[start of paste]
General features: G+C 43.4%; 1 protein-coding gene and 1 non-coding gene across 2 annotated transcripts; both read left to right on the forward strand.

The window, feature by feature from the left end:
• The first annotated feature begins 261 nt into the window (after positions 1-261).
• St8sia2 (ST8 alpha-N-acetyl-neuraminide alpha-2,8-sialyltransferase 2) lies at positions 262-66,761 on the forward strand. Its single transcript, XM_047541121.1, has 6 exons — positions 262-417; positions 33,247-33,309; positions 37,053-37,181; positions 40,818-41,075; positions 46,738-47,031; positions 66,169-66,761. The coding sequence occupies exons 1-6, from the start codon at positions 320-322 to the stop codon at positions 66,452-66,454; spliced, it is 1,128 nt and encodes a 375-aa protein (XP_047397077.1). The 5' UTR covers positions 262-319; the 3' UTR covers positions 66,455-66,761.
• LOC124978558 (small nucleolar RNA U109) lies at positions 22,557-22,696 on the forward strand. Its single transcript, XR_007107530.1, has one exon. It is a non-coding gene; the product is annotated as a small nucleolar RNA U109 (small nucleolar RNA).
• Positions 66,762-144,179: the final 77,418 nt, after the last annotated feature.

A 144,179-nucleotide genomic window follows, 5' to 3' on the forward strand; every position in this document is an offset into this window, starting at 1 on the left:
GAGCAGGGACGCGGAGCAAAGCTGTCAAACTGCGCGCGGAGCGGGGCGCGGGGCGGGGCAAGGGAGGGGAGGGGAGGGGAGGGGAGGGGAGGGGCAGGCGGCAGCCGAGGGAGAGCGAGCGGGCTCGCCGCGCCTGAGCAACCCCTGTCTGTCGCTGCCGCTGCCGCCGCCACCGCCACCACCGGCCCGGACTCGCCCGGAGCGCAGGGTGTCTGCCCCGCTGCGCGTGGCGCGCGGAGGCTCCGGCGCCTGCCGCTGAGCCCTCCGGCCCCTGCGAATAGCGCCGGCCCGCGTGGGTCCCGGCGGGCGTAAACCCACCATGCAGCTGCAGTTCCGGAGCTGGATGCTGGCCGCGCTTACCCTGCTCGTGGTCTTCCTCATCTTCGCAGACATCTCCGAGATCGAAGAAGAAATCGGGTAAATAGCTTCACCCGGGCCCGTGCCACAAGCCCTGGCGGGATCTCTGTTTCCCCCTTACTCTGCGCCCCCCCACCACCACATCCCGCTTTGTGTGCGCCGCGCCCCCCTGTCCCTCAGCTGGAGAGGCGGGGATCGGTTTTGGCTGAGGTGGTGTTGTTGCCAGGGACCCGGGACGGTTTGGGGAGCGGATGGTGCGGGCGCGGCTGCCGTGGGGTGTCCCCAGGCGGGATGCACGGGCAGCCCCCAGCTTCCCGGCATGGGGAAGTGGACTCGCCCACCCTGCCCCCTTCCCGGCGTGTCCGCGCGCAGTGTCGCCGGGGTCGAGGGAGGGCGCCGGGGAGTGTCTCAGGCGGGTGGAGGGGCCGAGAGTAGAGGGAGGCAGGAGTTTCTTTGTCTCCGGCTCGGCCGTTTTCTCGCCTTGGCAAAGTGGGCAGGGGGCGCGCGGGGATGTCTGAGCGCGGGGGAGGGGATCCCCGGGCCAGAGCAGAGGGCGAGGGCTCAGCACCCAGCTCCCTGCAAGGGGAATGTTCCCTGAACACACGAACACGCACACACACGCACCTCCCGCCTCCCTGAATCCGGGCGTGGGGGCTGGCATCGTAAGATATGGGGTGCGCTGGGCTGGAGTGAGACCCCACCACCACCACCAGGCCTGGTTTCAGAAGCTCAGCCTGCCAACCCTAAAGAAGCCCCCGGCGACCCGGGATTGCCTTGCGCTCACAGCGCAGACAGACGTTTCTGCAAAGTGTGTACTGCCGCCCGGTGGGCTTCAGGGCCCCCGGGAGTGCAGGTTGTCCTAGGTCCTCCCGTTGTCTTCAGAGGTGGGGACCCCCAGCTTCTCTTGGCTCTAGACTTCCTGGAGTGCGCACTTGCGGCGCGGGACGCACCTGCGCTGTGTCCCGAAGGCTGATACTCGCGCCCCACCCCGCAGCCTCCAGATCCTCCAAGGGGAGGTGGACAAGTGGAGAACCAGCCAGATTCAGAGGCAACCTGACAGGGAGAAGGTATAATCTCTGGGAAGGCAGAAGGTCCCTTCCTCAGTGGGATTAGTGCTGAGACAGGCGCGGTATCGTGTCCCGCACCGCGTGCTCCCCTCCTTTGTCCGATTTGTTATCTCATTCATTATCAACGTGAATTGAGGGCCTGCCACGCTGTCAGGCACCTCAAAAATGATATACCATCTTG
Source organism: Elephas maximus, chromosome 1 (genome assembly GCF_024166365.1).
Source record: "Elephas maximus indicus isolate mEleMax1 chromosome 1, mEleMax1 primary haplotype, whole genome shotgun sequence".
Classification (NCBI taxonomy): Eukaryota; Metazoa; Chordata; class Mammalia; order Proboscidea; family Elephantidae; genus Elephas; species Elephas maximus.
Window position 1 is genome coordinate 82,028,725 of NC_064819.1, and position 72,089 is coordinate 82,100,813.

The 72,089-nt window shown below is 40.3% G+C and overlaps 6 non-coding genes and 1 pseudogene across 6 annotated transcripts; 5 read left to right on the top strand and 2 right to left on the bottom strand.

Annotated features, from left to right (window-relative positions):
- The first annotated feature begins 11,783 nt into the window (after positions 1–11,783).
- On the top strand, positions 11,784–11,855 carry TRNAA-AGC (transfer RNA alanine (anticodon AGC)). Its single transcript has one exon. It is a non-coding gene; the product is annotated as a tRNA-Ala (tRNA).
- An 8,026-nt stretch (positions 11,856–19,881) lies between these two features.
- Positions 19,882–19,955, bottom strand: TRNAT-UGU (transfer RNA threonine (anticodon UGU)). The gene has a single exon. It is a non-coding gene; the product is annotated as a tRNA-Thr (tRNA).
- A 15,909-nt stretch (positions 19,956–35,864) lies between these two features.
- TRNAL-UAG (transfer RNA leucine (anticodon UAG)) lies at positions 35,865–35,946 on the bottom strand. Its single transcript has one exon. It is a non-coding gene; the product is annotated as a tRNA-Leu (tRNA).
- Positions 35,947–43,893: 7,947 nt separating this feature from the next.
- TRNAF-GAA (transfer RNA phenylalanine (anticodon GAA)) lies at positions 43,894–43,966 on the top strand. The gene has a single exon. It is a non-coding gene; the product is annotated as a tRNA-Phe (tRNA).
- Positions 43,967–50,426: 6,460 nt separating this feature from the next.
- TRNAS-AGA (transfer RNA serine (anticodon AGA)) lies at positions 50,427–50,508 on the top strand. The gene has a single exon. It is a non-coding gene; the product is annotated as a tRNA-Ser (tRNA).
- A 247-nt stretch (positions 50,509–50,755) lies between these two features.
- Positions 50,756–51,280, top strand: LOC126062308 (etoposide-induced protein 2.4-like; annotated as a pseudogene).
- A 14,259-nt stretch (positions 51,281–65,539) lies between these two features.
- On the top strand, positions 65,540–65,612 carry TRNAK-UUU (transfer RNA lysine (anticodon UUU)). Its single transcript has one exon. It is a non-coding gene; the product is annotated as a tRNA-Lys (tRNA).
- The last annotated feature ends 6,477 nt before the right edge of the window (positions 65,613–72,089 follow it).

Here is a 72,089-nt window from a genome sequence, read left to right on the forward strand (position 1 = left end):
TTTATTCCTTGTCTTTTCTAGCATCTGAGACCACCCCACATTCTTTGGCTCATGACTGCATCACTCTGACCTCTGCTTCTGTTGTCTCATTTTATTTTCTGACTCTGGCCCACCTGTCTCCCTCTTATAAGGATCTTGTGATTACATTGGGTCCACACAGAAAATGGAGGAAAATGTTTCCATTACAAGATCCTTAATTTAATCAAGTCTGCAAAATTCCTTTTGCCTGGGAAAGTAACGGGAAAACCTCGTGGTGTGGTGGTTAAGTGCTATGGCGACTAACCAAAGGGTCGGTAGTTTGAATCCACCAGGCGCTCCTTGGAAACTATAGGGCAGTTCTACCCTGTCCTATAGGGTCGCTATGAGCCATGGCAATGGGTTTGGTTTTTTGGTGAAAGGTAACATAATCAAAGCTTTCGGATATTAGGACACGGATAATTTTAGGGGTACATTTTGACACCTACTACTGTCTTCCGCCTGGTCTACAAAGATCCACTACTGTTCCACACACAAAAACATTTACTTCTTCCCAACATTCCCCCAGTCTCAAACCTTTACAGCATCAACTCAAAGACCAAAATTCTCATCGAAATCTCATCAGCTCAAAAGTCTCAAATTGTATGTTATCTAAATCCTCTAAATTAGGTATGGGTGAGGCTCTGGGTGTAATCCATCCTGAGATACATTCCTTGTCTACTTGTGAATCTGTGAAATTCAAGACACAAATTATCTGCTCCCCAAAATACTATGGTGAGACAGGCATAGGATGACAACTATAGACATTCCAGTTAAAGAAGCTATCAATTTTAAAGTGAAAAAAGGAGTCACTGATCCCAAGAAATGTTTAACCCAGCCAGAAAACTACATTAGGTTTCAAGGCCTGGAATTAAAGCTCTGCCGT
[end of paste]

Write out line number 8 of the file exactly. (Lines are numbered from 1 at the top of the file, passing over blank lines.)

GAGCAGGGACGCGGAGCAAAGCTGTCAAACTGCGCGCGGAGCGGGGCGCGGGGCGGGGCAAGGGAGGGGAGGGGAGGGGAGGGGAGGGGAGGGGCAGGCGGCAGCCGAGGGAGAGCGAGCGGGCTCGCCGCGCCTGAGCAACCCCTGTCTGTCGCTGCCGCTGCCGCCGCCACCGCCACCACCGGCCCGGACTCGCCCGGAGCGCAGGGTGTCTGCCCCGCTGCGCGTGGCGCGCGGAGGCTCCGGCGCCTGCCGCTGAGCCCTCCGGCCCCTGCGAATAGCGCCGGCCCGCGTGGGTCCCGGCGGGCGTAAACCCACCATGCAGCTGCAGTTCCGGAGCTGGATGCTGGCCGCGCTTACCCTGCTCGTGGTCTTCCTCATCTTCGCAGACATCTCCGAGATCGAAGAAGAAATCGGGTAAATAGCTTCACCCGGGCCCGTGCCACAAGCCCTGGCGGGATCTCTGTTTCCCCCTTACTCTGCGCCCCCCCACCACCACATCCCGCTTTGTGTGCGCCGCGCCCCCCTGTCCCTCAGCTGGAGAGGCGGGGATCGGTTTTGGCTGAGGTGGTGTTGTTGCCAGGGACCCGGGACGGTTTGGGGAGCGGATGGTGCGGGCGCGGCTGCCGTGGGGTGTCCCCAGGCGGGATGCACGGGCAGCCCCCAGCTTCCCGGCATGGGGAAGTGGACTCGCCCACCCTGCCCCCTTCCCGGCGTGTCCGCGCGCAGTGTCGCCGGGGTCGAGGGAGGGCGCCGGGGAGTGTCTCAGGCGGGTGGAGGGGCCGAGAGTAGAGGGAGGCAGGAGTTTCTTTGTCTCCGGCTCGGCCGTTTTCTCGCCTTGGCAAAGTGGGCAGGGGGCGCGCGGGGATGTCTGAGCGCGGGGGAGGGGATCCCCGGGCCAGAGCAGAGGGCGAGGGCTCAGCACCCAGCTCCCTGCAAGGGGAATGTTCCCTGAACACACGAACACGCACACACACGCACCTCCCGCCTCCCTGAATCCGGGCGTGGGGGCTGGCATCGTAAGATATGGGGTGCGCTGGGCTGGAGTGAGACCCCACCACCACCACCAGGCCTGGTTTCAGAAGCTCAGCCTGCCAACCCTAAAGAAGCCCCCGGCGACCCGGGATTGCCTTGCGCTCACAGCGCAGACAGACGTTTCTGCAAAGTGTGTACTGCCGCCCGGTGGGCTTCAGGGCCCCCGGGAGTGCAGGTTGTCCTAGGTCCTCCCGTTGTCTTCAGAGGTGGGGACCCCCAGCTTCTCTTGGCTCTAGACTTCCTGGAGTGCGCACTTGCGGCGCGGGACGCACCTGCGCTGTGTCCCGAAGGCTGATACTCGCGCCCCACCCCGCAGCCTCCAGATCCTCCAAGGGGAGGTGGACAAGTGGAGAACCAGCCAGATTCAGAGGCAACCTGACAGGGAGAAGGTATAATCTCTGGGAAGGCAGAAGGTCCCTTCCTCAGTGGGATTAGTGCTGAGACAGGCGCGGTATCGTGTCCCGCACCGCGTGCTCCCCTCCTTTGTCCGATTTGTTATCTCATTCATTATCAACGTGAATTGAGGGCCTGCCACGCTGTCAGGCACCTCAAAAATGATATACCATCTTG